Factbox-U.S. state abortion legislation to watch in 2023

Updated: Apr 5, 2023, 19:00 GMT+00:00

By Gabriella Borter and Sharon Bernstein

Hearing on anti-abortion groups' bid to pull abortion pill off market

By Gabriella Borter and Sharon Bernstein

(Reuters) – State legislatures are wrestling with how much to restrict or expand abortion access after the U.S. Supreme Court overturned Roe v. Wade last year.

Here is a snapshot of pending and passed legislation seeking to restrict or protect access in 2023.


FLORIDA: Florida’s Republican-led Senate passed a six-week abortion ban on April 3, which includes exceptions for rape, incest, human trafficking and the life and health of the mother. It is now being considered by the House, and Republican Governor Ron DeSantis has signaled his support. Meanwhile, a 15-week ban is in effect and is being challenged in court.

KANSAS: Although Kansans voted in favor of state abortion rights on a ballot measure last year, the Republican-led state Senate has passed a prohibition on prescribing abortion pills via telemedicine. The House is considering the measure.

IDAHO: Idaho’s Republican-led Senate passed legislation on March 31 that would make it illegal to help a minor cross state lines to get an abortion without the permission of a parent or guardian. Offenders would face two to five years in prison. The Republican-led state is currently enforcing a total abortion ban, with exceptions for rape, incest or the life of the mother. 

MONTANA: The Republican-led state Senate has passed a bill seeking to overturn a 1999 state Supreme Court ruling that found that the state constitution protected a right to abortion. That ruling has prevented lawmakers in the conservative state from restricting abortion further than the current 24-week limit. The bill is being considered by the House.

The House in March passed legislation seeking to ban abortion after 12 weeks, which is now under Senate review, and the House is also considering a bill that would limit abortion access for Medicaid patients.

NEBRASKA: Lawmakers in Nebraska’s 50-seat unicameral legislature have introduced a six-week abortion ban. While supporters say they have a slim majority to allow the bill to move forward for consideration, one member has proposed amending it to allow abortions up to 12 weeks. Abortion is currently legal in the state up to 22 weeks.

NORTH CAROLINA: House Republicans have introduced a bill to ban abortion from conception, except to preserve the life or health of the mother. Abortion is currently legal up to 20 weeks. If it passes the legislature, the bill would likely be vetoed by the Democratic governor and would need Democratic lawmakers’ backing to override the veto.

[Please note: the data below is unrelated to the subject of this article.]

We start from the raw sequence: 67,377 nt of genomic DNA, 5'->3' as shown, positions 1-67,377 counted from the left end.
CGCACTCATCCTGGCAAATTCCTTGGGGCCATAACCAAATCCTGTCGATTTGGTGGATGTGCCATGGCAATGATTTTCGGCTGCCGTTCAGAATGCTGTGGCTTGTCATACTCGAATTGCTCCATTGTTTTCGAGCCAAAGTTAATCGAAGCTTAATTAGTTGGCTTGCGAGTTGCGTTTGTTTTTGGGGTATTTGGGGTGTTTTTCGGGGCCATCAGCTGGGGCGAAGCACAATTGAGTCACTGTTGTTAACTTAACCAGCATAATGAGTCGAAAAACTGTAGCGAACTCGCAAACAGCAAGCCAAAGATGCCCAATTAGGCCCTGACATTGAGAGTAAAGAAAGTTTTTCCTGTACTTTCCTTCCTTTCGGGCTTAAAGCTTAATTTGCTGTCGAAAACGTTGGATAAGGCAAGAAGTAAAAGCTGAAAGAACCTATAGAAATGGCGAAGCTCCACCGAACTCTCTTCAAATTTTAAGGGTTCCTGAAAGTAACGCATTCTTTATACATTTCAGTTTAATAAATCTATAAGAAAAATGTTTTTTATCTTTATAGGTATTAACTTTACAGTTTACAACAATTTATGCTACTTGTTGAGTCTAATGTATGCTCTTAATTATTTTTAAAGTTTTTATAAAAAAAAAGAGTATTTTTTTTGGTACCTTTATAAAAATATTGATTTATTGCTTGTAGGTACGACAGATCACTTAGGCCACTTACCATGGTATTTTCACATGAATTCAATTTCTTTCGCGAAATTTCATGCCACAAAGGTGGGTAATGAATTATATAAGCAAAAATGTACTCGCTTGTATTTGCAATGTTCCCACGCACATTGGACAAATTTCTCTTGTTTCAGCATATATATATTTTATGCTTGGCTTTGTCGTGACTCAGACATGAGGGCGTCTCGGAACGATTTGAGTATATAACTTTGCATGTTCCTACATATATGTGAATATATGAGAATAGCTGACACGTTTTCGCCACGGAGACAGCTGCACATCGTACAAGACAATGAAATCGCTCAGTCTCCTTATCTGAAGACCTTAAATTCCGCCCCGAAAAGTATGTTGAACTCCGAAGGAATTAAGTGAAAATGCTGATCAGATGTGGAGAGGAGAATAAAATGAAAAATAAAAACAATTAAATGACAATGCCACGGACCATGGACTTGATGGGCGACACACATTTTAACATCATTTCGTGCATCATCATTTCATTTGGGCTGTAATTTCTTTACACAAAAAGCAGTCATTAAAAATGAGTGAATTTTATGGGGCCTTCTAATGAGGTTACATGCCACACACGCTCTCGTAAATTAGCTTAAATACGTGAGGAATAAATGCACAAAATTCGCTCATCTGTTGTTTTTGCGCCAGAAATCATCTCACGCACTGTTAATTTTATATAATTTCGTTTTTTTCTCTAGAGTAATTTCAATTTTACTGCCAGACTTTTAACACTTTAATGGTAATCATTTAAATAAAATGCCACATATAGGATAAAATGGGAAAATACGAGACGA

SOUTH CAROLINA: Despite the fact that the state Supreme Court recently struck down a six-week abortion ban in a 3-2 vote, Republicans have introduced a near-total abortion ban and a six-week ban this year. Both bills have passed one chamber and have been transferred to the other for consideration; the Senate has passed the six-week ban, which includes some exceptions, and the House has passed the near-total ban.

TEXAS: While abortion is completely banned with very limited exceptions in Texas, Republican state representatives have introduced legislation that would compel internet providers to block websites that supply abortion pills or provide information on how to obtain an abortion.

UTAH: Republican Governor Spencer Cox in March signed legislation to prohibit the licensing of abortion clinics, which abortion rights advocates say would effectively eliminate access in the state. Abortion is currently banned after 18 weeks in Utah.

WYOMING: The Republican-led state legislature passed a bill in March banning the use or prescription of medication abortion pills, and Republican Governor Mark Gordon signed it into law. It is due to take effect July 1. Abortion is currently legal until viability, about 24 weeks, while a state court is reviewing a challenge to a near-total “trigger” ban, which was prompted to take effect when Roe v. Wade was overturned.

WEST VIRGINIA: Republican state senators have introduced a bill to remove the rape and incest exceptions from the state’s near-total abortion ban, which is currently in effect.


CALIFORNIA: A Democratic state senator has introduced a bill to protect doctors who prescribe medication abortion pills to patients in other states.

MICHIGAN: Democratic Governor Gretchen Whitmer on Wednesday signed legislation repealing a 1931 bill that criminalized abortion.

ILLINOIS: Democratic Governor J.B. Pritzker in January signed a law protecting abortion providers and out-of-state patients from legal attacks waged by other states.

MINNESOTA: Democratic Governor Tim Walz in January signed legislation passed by the Minnesota legislature’s new Democratic majority that codifies abortion rights in state law, as well as a right to contraception and fertility treatment. The Democratic-led House passed a bill to shield abortion providers and patients from other states’ legal attacks, and the Senate is considering it.

OHIO: Abortion rights supporters are trying to collect enough signatures to put a constitutional amendment on the November 2023 ballot that would assert a right to abortion. Abortion is currently legal up to 22 weeks.

(Reporting by Gabriella Borter in Washington, D.C., and Sharon Bernstein in Sacramento, California.; Editing by Colleen Jenkins, Matthew Lewis and Aurora Ellis)

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